Lasers are helping driverless cars see around corners

A new laser system and algorithm can identify hidden objects as light bounces off them.

Press Association
Last updated: 6 March 2018 - 1.12pm

Laser technology that could help autonomous cars of the future spot obstacles hidden around corners has been developed by researchers at Stanford University.

The team of researchers from the US university’s Computation Imaging Lab has created a system that fires a pulse of light from a laser into a wall, and then identifies objects that reflect the scattering light and bounce back to the sensor, constructing images of them in seconds.

[Read more: Cr-ouch! Google self-driving car has first injury accident]

They call the process non-line-of-sight (NLOS) imaging.

The team said this process was already compatible with the lidar – light detection and ranging – systems that are used in autonomous vehicle guidance systems today, meaning it could feasibly be applied to driverless cars in the future.

They said the ability to “see” potential obstacles ahead could help improve autonomous car systems by giving them more time to plan decisions and movements.

Co-author of the research paper on the technology and graduate student at the lab David Lindell said: “A substantial challenge in non-line-of-sight imaging is figuring out an efficient way to recover the 3-D structure of the hidden object from the noisy measurements.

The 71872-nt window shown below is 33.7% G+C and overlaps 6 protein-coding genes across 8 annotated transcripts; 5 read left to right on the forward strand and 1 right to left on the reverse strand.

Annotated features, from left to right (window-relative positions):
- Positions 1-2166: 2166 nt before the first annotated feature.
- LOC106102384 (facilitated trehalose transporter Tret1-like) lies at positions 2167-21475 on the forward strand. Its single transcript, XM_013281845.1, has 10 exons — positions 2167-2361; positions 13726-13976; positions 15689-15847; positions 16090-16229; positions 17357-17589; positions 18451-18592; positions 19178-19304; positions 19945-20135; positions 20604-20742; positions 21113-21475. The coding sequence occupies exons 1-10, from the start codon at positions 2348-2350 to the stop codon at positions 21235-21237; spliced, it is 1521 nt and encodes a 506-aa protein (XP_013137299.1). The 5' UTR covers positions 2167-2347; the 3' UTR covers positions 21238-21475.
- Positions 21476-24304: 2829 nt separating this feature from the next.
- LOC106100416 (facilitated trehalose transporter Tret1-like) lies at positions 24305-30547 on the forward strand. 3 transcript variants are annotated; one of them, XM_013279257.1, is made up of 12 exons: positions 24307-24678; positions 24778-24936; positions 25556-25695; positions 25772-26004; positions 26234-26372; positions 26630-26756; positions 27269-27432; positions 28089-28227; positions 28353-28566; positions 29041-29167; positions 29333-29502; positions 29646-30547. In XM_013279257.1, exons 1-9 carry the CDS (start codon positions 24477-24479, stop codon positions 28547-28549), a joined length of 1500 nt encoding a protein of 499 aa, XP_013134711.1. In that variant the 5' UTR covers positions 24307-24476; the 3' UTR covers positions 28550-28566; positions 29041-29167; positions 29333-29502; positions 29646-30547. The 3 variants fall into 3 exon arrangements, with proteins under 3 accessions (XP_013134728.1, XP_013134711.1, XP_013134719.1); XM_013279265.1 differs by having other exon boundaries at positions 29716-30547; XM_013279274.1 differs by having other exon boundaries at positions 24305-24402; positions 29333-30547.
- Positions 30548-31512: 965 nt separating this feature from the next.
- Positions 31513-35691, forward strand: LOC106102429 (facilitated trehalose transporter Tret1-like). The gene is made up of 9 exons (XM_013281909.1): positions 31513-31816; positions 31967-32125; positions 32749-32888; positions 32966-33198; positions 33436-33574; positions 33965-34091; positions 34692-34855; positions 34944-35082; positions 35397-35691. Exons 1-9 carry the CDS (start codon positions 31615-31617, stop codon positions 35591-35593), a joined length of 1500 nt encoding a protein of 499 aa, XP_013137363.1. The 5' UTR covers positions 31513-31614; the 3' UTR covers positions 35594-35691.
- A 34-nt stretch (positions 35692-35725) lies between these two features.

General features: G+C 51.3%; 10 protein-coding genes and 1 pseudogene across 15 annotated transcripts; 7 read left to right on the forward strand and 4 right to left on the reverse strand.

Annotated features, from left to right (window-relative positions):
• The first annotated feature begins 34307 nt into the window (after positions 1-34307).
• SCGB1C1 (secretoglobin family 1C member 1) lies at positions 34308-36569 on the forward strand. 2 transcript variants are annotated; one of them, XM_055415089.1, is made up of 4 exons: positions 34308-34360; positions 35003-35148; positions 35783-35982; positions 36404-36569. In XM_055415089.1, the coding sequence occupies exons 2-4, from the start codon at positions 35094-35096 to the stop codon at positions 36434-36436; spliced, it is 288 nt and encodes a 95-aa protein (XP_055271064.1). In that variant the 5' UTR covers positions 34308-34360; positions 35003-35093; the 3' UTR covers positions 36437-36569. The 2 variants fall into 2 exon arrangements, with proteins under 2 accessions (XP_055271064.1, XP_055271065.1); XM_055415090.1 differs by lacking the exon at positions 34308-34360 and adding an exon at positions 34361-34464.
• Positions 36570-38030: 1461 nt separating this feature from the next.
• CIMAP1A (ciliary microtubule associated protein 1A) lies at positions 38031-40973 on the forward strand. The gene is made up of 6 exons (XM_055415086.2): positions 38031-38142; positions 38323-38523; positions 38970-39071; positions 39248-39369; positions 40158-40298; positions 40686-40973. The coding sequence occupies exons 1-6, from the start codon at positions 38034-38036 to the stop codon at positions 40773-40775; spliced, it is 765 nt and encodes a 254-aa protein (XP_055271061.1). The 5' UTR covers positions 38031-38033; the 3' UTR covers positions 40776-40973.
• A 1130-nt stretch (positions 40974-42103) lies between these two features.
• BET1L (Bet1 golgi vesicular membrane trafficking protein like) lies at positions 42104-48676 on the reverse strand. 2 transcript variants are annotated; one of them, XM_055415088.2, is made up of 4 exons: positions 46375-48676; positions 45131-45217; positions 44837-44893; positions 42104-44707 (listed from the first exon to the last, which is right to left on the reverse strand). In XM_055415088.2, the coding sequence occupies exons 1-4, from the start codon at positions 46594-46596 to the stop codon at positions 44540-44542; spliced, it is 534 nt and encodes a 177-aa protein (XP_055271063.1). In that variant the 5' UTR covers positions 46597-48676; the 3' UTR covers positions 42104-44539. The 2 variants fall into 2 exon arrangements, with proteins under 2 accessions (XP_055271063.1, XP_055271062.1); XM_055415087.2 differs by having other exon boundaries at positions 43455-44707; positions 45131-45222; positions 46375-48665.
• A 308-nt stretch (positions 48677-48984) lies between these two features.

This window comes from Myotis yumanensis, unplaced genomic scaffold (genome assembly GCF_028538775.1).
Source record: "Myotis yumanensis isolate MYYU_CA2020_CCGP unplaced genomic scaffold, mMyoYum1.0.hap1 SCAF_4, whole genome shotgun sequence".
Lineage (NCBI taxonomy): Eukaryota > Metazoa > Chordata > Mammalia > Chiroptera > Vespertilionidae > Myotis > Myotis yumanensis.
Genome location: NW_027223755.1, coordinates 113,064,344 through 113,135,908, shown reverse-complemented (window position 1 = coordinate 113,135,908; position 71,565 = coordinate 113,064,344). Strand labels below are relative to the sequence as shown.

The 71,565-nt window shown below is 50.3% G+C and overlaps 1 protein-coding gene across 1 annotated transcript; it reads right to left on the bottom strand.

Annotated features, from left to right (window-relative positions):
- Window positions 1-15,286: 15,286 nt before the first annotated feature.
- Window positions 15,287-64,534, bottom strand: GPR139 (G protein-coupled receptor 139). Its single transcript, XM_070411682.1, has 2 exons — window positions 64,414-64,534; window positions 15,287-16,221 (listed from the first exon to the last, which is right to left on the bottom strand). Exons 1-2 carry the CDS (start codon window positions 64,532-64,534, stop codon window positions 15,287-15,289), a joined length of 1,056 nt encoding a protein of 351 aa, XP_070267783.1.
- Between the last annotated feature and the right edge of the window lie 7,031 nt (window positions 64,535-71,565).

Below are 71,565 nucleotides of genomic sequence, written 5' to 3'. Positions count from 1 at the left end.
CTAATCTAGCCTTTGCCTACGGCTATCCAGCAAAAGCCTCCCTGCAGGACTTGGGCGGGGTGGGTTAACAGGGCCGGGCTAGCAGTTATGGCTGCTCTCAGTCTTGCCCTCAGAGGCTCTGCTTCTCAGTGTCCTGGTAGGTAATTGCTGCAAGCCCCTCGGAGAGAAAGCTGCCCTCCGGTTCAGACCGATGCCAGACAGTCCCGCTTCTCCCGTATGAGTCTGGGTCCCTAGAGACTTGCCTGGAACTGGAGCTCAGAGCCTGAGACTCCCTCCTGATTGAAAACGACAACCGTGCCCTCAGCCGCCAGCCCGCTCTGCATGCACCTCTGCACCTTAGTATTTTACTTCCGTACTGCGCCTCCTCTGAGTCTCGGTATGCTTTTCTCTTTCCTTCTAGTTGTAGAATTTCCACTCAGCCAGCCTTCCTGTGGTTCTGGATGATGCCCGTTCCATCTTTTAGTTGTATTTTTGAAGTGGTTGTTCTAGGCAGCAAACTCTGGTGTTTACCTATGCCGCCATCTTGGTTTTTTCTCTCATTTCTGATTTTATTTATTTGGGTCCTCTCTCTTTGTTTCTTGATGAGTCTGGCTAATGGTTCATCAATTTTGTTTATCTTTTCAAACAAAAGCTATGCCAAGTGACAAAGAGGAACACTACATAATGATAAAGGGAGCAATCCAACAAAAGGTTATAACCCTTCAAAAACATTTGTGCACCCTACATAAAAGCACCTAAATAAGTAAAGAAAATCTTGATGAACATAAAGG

“I think the big impact of this method is how computationally efficient it is.”

According to the university, the research team is now continuing to work on the system, with a focus on improving its performance in natural light and at picking up moving objects.

The researchers said if the technology was placed on a car today, it would perform well in identifying road signs, markers or highly reflective objects, but might struggle to pick up a person in non-reflective clothing.

“This is a big step forward for our field that will hopefully benefit all of us,” senior author of the research paper and assistant professor of electrical engineering Gordon Wetzstein said.

“In the future, we want to make it even more practical in the ‘wild’.”

[Read more: Self-driving cars still need human help, say experts]

More from BT